SVG Drawing animation (Part 2) – Pure CSS animation

Intermediate CSS tutorial: This tutorial covers placing the SVG code into a webpage, some responsive CSS tips and animating with pure CSS3 (includes keyframes) to appear as if the illustration is being drawn onto the page.

Demo

  1. Create your standard webpage in HTML (<head> and <body> tag, doctype, meta tags, etc). Open your SVG in your favoured code editor (e.g. Notepad++). Copy and paste your SVG code into your <body> section and wrap this code into a div. I have called mine “svgWrapper” (see below)
    <div id="svgWrapper">
    [insert SVG code here]
    </div>
    
  2. The image below shows what my SVG currently looks on the page and you can see a demo of this page too. Now I will need to correct the positioning of my SVG on the page using CSS because I want my animation to be fixed to the bottom left side of the page.
    insert-svgThe first part of CSS is going to remove any padding and margin that has been added by the browser (some add 8px margin to the <body>), this will remove the white gaps on the sides of this SVG. Overflow hidden and 100% width & height is going to ensure the SVG covers the entire page but does not create a scrollbar. You can see the demo of this result here.

    html, body {
        margin: 0;
        padding: 0;
        width: 100%;
        height: 100%;
        overflow: hidden;
    }
    
  3. So far the SVG is currently not fixed to the bottom left side of the page. This is especially problematic for small resolutions such as mobile (see image in step 2).

    First, select the DIV containing your SVG. The CSS below is going to ensure the SVG spans across the page with 100% width & height of its parent (this is the <body element> which has already been set as 100%) and position the DIV to the bottom left side of the page.

    #svgWrapper {
        position: relative;
        width: 100%;
        height: 100%;
        bottom: 0;
        left: 0;
    }
    

    Now some extra CSS measurements for the SVG itself. This CSS will fix my SVG to the centre of my DIV.

    The old way of doing this was 50% left and then margin-left [the object’s width / 2] (e.g. left: 50%; object is 800px wide so add margin-left: 400px;). However, we want this to be responsive so we won’t know what the width of our SVG will be among the wide variety of resolutions so I am using translateX(-50%) which will work it out for me.

    You can see the demo of this result here, resize the browser to see that the SVG is now fixed to the bottom left.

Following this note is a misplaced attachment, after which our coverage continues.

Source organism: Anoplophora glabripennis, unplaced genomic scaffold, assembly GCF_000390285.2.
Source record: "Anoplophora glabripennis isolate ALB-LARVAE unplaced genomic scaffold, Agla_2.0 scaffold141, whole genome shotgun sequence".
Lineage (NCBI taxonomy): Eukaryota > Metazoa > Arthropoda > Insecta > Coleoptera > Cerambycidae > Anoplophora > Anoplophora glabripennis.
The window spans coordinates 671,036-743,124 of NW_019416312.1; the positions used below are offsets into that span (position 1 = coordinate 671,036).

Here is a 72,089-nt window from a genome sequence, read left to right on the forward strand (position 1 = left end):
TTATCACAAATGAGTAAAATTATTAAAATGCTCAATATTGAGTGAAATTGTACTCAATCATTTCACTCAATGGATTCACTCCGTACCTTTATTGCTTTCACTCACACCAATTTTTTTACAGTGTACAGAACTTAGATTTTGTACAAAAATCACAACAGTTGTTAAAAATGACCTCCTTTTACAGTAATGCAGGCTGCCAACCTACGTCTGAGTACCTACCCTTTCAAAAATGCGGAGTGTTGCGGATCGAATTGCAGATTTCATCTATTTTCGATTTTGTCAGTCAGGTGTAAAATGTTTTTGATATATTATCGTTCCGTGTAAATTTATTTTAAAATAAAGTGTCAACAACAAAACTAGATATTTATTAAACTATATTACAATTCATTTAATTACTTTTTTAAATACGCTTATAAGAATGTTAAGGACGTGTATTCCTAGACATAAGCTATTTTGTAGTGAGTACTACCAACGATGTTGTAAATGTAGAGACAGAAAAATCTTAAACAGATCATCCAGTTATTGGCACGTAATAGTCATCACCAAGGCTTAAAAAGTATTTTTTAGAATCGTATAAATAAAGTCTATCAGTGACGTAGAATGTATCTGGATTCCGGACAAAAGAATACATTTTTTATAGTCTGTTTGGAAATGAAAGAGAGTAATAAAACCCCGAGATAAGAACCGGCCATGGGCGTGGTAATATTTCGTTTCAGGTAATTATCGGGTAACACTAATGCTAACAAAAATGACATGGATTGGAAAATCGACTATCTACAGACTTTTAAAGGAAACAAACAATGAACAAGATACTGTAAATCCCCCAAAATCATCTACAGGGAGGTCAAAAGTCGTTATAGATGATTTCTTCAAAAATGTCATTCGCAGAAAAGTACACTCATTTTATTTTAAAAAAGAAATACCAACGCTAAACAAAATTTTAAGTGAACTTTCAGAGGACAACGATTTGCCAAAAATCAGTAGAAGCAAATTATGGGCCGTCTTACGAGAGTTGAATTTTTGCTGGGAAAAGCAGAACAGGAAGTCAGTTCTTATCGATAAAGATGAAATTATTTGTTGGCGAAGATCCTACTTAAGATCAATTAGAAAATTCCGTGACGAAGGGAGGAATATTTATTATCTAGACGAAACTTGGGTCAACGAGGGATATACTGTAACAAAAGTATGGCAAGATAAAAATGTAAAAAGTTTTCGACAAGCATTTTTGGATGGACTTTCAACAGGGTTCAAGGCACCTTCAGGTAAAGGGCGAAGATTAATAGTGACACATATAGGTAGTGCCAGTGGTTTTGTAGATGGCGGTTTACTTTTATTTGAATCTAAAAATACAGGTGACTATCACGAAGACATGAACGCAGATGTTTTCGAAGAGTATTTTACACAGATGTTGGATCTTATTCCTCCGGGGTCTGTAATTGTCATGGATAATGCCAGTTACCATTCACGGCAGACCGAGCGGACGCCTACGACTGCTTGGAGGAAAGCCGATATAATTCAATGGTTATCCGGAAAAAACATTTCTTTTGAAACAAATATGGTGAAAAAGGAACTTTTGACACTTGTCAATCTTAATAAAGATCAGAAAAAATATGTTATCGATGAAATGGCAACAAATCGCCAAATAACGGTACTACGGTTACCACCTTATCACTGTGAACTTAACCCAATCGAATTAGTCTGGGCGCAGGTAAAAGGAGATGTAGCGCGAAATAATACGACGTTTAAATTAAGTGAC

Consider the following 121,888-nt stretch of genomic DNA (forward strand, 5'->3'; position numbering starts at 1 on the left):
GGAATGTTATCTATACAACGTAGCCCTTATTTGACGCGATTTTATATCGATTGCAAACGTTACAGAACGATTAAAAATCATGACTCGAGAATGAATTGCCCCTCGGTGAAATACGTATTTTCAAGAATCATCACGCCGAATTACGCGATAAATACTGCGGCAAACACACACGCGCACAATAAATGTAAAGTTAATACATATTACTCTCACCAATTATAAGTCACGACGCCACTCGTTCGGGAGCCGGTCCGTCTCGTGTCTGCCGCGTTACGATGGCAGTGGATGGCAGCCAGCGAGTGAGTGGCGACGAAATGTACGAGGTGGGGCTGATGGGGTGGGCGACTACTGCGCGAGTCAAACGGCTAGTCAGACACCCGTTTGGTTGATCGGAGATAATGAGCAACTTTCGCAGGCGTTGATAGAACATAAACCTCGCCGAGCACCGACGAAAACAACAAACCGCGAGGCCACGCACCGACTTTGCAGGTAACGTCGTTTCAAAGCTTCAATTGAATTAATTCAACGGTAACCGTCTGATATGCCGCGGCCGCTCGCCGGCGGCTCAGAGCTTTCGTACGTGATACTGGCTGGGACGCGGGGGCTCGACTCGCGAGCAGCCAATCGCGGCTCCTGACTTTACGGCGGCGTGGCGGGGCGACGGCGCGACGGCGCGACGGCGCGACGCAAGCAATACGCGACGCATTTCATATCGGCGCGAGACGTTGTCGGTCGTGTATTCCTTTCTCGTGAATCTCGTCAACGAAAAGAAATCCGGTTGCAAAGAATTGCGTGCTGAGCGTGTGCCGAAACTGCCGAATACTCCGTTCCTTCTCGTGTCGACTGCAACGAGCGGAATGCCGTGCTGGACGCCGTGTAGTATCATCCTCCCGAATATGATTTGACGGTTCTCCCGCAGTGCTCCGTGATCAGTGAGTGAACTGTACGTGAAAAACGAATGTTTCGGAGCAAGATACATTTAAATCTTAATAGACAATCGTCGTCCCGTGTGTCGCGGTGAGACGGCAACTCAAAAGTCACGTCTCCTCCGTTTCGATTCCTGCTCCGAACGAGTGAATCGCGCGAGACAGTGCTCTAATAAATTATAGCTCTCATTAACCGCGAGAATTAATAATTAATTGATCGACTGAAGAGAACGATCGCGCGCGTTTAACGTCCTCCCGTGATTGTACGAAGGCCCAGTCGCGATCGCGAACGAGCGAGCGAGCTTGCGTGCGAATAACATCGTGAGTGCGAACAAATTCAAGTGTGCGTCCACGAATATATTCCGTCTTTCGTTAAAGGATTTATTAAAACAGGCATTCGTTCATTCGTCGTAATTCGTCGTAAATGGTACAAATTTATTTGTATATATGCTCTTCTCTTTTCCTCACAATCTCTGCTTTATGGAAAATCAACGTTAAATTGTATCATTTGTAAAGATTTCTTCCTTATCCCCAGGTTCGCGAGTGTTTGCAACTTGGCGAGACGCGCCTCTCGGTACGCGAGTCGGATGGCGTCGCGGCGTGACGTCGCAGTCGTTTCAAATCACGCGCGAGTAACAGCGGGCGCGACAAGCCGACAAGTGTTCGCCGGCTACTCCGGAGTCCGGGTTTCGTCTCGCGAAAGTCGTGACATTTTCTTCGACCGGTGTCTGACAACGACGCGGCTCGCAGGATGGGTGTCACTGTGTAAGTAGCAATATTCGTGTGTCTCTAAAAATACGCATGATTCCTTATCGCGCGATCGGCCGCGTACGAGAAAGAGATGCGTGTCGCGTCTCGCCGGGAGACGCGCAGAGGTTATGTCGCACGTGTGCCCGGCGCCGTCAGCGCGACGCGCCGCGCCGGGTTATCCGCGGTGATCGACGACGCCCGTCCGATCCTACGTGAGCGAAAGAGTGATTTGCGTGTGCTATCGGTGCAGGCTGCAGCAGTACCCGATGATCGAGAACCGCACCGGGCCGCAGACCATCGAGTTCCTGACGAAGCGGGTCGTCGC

#svgPipes {
        position: absolute;
        bottom: 0;
        left: 50%;
        -webkit-transform: translateX(-50%);
        -moz-transform: translateX(-50%);
        -ms-transform: translateX(-50%);
        -o-transform: translateX(-50%);
        transform: translateX(-50%);
    }
    
  4. TIP: This is optional but you may want to also consider the preserveAspectRatio of your SVG. This sets the behaviour of how your SVG will scale, stretch and fit responsively to the browser. CSS tricks also explains this scaling very well.
  5. Now the SVG is ready for animation! All my pipes are paths inside a group called “Pipes” so I am targeting all of them using #Pipes path. This animation is going to work by animating the stroke of my paths. stroke-dasharray is going to add a gap in the stroke and stroke-dashoffset is the distance added before the dash pattern, think of it like a padding. These two together are going to give an illusion of the line being drawn out.
     
    The animation is a short-hand of many animation properties. The animation CSS below includes: animation name (I have called my animation “dash”), animation duration, animation direction (forwards), animation timing function (Linear plays the animation with the same speed from beginning to end), animation delay.

    #Pipes path {
        stroke-dasharray: 1000;
        stroke-dashoffset: 1000;
        -webkit-animation: dash 8s forwards linear .2s;
        animation: dash 8s forwards linear .2s;
    }
    
  6. The animation name specified in the last step, dash, now needs to be defined and we are going to use CSS keyframes to achieve this dash animation. In our keyframes, we have a from state (the start of the animation duration) and a to state (end of the animation duration). You can have states in-between such as 50% would be the middle of the animation duration. Inside these states, you are going to define what happens. So in my keyframes, the stroke-dashoffset is decreasing which will gradually reveal the full line.

    TIP: Don’t forget your CSS prefixes.

    @-webkit-keyframes dash {
        from {
            stroke-dashoffset: 1000;
        }
    
        to {
            stroke-dashoffset: 0;
        }
    }
    
    @keyframes dash {
        from {
            stroke-dashoffset: 1000;
        }
    
        to {
            stroke-dashoffset: 0;
        }
    }
    

    You can see the demo of this result here. Notice that there are paths that are long than others so the animation takes longer to complete and it doesn’t look very appealing having all the paths animating at once. This is where we get to the clever bit and LESS steps in. Part 3 coming soon!

Go to Part 3 >>

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